LEGO reports ‘strong growth’ in 90th anniversary year, with 12% bump in sales
The LEGO Group has announced its financial results for 2022, revealing sales jumped by 12% in its 90th-anniversary year.
Citing a ‘diverse portfolio’ and ‘investments in strategic initiatives’ for the company’s continued growth, the LEGO Group’s CEO Niels B. Christiansen said the momentum seen in previous years has not slowed down. In 2021, revenue grew by 27%, and sales climbed by 22%; in 2022, revenue has increased by 17%, while sales have grown by 12%.
That’s a steadier increase post-pandemic, but still ahead of the wider toy industry. Rival Mattel began implementing a ‘cost-savings program’ earlier this year, laying off dozens of staff, while Funko is currently busy liquidating $30 million of unsold Pop! figures. The LEGO Group, meanwhile, spent 2022 opening 155 new LEGO Stores, expanded its factory operations and saw its net profit jump by 4%.
“I am very satisfied with our performance,” said Christiansen. “We achieved double-digit top-line growth and landed the year beyond expectations on the back of exceptional growth last year, and despite challenging market conditions. This was due to our relevant brand, a fantastic, diverse portfolio, inspiring shopping experiences and outstanding execution from our teams.”
Here are the major numbers: sales increased by 12% in ‘all major market groups’, with particularly strong growth in the Americas and Western Europe (this is the first time in a while China hasn’t been singled out as a major growth area); revenue increased by 17% to DKK 64.6 billion (£7.7 billion); operating profit increased by 5% to DKK 17.9 billion (£2.1 billion); net profit increased by 4% to DKK 13.8 billion (£1.6 billion); and free cash flow decreased by 28% to DKK 9.3 billion (£1.1 billion).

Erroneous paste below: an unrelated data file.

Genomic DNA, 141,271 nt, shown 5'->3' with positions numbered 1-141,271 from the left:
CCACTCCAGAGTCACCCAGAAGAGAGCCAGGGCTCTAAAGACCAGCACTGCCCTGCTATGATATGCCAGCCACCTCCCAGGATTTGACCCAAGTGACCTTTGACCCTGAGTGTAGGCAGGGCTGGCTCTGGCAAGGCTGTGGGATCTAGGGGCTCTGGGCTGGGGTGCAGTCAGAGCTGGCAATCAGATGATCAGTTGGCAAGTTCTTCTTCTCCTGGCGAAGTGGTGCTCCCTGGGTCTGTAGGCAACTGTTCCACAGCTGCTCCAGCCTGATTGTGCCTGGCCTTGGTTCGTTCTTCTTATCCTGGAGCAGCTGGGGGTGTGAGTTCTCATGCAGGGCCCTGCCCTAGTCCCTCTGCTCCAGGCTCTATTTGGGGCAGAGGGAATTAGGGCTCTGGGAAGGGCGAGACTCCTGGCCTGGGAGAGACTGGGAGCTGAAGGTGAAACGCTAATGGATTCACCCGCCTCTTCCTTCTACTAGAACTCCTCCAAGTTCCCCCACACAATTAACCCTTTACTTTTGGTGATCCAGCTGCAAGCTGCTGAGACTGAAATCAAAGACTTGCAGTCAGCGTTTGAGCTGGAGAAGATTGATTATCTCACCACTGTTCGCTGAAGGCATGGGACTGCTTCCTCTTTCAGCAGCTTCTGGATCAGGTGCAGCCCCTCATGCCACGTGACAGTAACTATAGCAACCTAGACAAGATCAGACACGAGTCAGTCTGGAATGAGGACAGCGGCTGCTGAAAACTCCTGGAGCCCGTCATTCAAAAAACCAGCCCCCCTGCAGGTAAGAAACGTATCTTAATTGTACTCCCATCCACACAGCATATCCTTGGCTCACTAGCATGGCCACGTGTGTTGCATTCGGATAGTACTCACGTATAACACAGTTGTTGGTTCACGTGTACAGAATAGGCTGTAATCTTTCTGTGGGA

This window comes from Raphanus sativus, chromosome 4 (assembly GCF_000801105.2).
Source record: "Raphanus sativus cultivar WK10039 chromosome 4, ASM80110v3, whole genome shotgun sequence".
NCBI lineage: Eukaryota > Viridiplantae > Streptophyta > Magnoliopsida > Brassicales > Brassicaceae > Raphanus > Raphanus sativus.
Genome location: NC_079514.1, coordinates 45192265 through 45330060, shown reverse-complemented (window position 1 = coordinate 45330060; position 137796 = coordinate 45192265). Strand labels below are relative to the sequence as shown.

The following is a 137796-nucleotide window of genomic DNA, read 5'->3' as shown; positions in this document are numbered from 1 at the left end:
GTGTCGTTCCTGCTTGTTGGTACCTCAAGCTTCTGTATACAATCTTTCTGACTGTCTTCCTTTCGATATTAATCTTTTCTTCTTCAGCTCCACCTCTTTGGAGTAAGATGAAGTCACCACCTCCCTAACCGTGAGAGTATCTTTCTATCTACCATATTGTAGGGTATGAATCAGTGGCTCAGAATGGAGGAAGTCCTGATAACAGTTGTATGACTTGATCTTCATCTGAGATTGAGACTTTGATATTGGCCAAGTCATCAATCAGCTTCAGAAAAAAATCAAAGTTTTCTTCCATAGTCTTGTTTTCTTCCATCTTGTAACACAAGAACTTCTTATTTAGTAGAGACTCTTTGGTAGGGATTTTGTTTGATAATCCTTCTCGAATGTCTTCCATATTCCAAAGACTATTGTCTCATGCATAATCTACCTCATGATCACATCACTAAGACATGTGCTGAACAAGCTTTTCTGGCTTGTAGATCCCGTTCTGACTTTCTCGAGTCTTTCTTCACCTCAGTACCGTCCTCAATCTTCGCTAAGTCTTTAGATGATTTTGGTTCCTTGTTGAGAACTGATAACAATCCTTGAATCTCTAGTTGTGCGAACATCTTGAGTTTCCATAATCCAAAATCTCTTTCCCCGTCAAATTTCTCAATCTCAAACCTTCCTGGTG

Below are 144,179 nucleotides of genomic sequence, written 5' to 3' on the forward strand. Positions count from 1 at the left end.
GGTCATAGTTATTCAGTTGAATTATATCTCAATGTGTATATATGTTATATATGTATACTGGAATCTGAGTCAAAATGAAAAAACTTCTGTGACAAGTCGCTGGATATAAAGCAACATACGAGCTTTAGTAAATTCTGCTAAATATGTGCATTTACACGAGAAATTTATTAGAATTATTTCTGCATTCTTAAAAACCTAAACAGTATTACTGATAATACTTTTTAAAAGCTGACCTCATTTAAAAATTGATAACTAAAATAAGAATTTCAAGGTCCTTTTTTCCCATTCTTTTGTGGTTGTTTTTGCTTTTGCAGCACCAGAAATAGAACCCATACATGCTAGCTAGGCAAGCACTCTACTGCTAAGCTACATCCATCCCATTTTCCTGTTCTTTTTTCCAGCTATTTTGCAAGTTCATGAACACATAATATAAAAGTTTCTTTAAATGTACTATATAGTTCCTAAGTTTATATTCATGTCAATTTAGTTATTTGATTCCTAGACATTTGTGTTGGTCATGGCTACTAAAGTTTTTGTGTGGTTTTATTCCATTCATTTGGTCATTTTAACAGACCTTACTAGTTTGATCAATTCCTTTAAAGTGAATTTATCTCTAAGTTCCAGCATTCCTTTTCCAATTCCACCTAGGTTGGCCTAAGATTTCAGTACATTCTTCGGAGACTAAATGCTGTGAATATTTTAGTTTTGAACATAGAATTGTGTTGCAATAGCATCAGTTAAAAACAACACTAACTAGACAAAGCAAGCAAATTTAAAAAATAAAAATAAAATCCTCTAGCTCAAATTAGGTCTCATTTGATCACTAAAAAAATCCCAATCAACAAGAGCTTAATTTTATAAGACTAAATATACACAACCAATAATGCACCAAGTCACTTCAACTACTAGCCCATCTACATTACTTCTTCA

The LEGO Group says that drop was ‘driven by increased capital investments in areas such as production capacity’. To better keep up with demand (and improve inventory levels worldwide), the company has started expanding three of its factories, and in 2022 also broke ground on a brand new factory in Vietnam. It’s also announced plans to build a new carbon-neutral factory in the US ‘to meet future demand in the Americas’.
Any fears of that demand tailing off as normality returned in the wake of the pandemic – as has seemingly happened to Funko – will be mitigated to an extent by the growth seen in 2022, even if it isn’t quite at the levels we saw in 2020 and 2021.
Other investments by the LEGO Group have also contributed to the drop in free cash flow, which the company says will continue in 2023. “The momentum we have seen during the past years continued in 2022,” Christiansen added. “It was driven by the investments made during this time which are both paying off now and establishing a foundation for long-term, sustainable growth.
“We plan to accelerate investments in strategic initiatives in the coming years to build long-term relevance and growth of our brand.”
The LEGO Group expects growth to still outpace the global toy market this year, with modest predictions of single-digit revenue growth in 2023.
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